Contributors included, Nancy Astor, Margaret Bondfield, Vera Brittain, John Brophy, Margery Corbett-Ashby, Anthony Cronin (literary editor mid-1950s), E.M. Delafield, Charlotte Despard, Crystal Eastman, Leonora Eyles, Emma Goldman, Robert Graves, Graham Greene, Charlotte Haldane, Mary Hamilton, J. M. Harvey, Winifred Holtby, Storm Jameson, Max Kenyon, D. H. Lawrence, C.S. Lewis, F. L. Lucas, Rose Macaulay, Naomi Mitchison, Eric Newton, G. K. Chesterton, George Orwell, Emmeline Pankhurst, Eleanor Rathbone, Elizabeth Robins, Olive Schreiner, George Bernard Shaw, Ethel Smyth, Helena Swanwick, Ernst Toller, Rebecca West, Ellen Wilkinson, Charles Williams, Margaret Wintringham, Virginia Woolf and Wyndham Lewis.

In 1940, the article "The Necessity of Chivalry" by C.S. Lewis was published in Time and Tide, beginning an association between Lewis and the magazine that would last twenty years and include more articles and reviews. In 1944, Lewis's articles, "Democratic Education" and "The Parthenon and the Optative" were published, while "Hedonics" appeared in 1945. In 1946, the magazine published Lewis's articles "Different Tastes in Literature" and "Period Criticism". In 1954, Lewis published one of the first reviews of J.R.R. Tolkien's The Fellowship of the Ring, and in 1955 his reviews of The Two Towers and The Return of the King were published. Lewis also frequently contributed poetry to Time and Tide, including his poem "The Meteorite" (7 December 1946) which he used as the motto for his book Miracles (1947). Another significant contributor was Lewis's friend and fellow Oxford 'Inkling' Charles Williams, who contributed regularly from 1937 until his death in 1945. His important articles included a review of the 'B' text of W.B. Yeats's A Vision (1937) and an exposition of his own Arthurian sequence of poems, Taliessin Through Logres (1938).

Time and Tide never sold well; its peak circulation was 14,000 copies. It is estimated that the magazine was subsidised by Lady Rhondda to the sum of £500,000 during the thirty-eight years she owned it. In 1956, Time and Tide and André Deutsch published a hardbound book anthology of favorite writings titled Time & Tide Anthology, with an introduction by Lady Rhondda and edited by Anthony Lejeune.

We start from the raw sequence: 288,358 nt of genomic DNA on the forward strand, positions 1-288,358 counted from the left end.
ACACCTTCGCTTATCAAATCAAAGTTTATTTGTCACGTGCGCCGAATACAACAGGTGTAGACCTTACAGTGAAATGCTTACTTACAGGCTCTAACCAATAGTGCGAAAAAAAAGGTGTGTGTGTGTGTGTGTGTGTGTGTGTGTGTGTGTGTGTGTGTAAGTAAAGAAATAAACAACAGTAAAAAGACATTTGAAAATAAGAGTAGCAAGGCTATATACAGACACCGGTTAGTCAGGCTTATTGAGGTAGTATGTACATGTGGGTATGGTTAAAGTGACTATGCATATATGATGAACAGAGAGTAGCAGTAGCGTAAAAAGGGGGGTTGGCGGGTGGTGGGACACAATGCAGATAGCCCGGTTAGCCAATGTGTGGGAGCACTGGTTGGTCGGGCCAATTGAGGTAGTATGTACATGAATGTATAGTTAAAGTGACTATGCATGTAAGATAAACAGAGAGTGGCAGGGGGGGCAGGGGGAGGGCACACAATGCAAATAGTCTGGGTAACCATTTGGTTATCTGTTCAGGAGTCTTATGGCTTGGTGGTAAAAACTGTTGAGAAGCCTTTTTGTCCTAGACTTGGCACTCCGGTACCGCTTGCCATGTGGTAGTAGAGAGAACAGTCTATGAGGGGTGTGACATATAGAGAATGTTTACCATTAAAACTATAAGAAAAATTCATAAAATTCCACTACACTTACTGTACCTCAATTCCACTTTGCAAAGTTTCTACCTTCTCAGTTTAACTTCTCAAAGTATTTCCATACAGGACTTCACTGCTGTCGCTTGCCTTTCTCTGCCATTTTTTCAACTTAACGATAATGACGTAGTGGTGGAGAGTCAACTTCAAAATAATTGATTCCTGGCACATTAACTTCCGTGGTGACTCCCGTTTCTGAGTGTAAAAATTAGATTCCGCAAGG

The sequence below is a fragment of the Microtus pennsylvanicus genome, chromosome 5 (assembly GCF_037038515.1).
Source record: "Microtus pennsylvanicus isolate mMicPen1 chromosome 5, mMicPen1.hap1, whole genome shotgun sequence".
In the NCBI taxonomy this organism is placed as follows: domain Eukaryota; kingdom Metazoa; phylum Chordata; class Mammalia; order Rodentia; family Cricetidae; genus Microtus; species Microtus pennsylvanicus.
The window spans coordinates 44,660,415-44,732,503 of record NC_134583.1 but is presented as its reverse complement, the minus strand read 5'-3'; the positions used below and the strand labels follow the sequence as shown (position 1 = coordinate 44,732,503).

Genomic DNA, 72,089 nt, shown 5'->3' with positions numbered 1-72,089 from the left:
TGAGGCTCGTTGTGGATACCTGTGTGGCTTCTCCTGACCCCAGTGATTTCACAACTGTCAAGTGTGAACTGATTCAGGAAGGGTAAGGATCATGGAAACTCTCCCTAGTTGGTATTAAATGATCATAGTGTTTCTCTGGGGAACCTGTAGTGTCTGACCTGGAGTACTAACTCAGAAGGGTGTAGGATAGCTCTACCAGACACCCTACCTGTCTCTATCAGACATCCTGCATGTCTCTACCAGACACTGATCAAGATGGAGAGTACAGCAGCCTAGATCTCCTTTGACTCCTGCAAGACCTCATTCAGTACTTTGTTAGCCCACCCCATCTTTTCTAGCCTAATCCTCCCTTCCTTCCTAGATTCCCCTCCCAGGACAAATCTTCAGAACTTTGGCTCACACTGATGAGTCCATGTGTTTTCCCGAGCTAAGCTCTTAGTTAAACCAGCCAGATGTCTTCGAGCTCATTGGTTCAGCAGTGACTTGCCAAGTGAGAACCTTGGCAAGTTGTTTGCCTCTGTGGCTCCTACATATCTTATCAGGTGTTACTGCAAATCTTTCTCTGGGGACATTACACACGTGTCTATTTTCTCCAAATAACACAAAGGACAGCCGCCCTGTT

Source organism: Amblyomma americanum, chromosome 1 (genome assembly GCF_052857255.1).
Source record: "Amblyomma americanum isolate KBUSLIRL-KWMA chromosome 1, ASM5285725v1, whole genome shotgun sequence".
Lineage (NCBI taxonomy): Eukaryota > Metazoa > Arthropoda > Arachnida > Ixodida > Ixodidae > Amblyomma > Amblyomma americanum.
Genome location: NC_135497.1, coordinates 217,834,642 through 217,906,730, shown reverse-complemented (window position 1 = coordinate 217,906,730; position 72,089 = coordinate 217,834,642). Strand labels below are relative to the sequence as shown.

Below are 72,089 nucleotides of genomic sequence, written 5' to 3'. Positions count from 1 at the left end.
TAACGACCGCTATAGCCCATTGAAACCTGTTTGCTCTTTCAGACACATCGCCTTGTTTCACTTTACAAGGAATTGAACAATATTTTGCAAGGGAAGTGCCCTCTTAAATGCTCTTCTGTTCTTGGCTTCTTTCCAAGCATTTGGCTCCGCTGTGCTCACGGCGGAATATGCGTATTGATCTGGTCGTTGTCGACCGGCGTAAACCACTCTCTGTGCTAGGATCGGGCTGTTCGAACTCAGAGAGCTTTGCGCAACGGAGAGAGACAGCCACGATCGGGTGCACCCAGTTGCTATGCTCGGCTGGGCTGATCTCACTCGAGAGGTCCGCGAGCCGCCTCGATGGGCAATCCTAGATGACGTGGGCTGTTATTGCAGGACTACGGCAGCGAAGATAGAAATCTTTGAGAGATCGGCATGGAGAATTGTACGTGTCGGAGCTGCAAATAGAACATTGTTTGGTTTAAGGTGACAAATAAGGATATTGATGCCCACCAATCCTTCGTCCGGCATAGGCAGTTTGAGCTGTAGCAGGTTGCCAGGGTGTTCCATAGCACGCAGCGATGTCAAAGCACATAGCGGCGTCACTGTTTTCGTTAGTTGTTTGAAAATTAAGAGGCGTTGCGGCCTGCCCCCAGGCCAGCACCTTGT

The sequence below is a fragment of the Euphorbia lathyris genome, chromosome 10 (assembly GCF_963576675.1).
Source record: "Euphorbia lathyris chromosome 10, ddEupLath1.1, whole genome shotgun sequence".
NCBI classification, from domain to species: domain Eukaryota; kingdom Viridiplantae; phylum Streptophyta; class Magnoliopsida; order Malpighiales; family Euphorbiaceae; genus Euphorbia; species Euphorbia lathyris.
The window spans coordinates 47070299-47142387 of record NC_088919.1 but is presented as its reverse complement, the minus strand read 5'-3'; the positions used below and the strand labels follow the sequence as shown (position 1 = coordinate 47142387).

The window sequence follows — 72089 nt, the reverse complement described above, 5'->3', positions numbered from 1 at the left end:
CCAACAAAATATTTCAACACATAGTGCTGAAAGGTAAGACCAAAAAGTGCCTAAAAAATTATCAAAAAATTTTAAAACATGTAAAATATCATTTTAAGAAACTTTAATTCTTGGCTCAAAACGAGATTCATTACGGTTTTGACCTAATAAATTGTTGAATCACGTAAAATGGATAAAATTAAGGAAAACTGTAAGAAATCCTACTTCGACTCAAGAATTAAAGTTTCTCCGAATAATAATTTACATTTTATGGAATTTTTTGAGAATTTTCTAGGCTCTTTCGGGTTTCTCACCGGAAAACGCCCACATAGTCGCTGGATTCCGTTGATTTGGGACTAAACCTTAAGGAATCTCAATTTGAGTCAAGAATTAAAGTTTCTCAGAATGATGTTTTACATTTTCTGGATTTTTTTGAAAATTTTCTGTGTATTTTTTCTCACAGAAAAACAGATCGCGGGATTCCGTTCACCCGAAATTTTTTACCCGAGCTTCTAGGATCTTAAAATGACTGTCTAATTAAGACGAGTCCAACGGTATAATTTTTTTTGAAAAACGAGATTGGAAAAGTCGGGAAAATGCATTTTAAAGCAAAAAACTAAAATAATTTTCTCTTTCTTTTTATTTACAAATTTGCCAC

With Lady Rhondda's death in 1958, it passed to the control of Rev Timothy Beaumont and editor John Thompson in March 1960. Under their supervision it became a political news-magazine with a Christian flavour during the 1960s. It however continued to lose £600 a week and, in June 1962, he sold it to Brittain Publishing Company where it was continued by W. J. Brittain. It became a monthly in 1970 and closed in 1979.

The Time and Tide title was later purchased by Sidgwick and Jackson, a subsidiary of the hotel group Trust House Forte. They continued to publish it quarterly during 1984 - 1986 from their global headquarters in London with Alexander Chancellor as editor. Again it was propped-up by a very wealthy peer, Lord Forte of Ripley.

Toller (disambiguation)

Toller may refer to:


Toller, a ward in the City of Bradford metropolitan district of West Yorkshire, England.

River Toller, an old name for the River Hooke in Dorset, England

Toller railway station (1862–1975), a former railway station in DorsetPeople:

Ernst Toller (1893–1939), German playwright, briefly President of the short-lived Bavarian Soviet Republic in 1919

Karen Toller (1662–1742), wealthy Norwegian estate owner and ship owner

Montagu Toller (1871–1948), English cricketer

Niels Toller (1592–1642), wealthiest person in, and mayor of, Christiania (Oslo), Norway

Paula Toller (born 1962), Brazilian singer

Samuel Toller (1764–1821), English advocate-general of Madras and legal writer

Thomas Northcote Toller (1844–1930), British academic and one of the editors of An Anglo-Saxon Dictionary

Toller Cranston (1949–2015), Canadian figure skaterOther uses:

Nova Scotia Duck Tolling Retriever, a breed of Canadian gun dog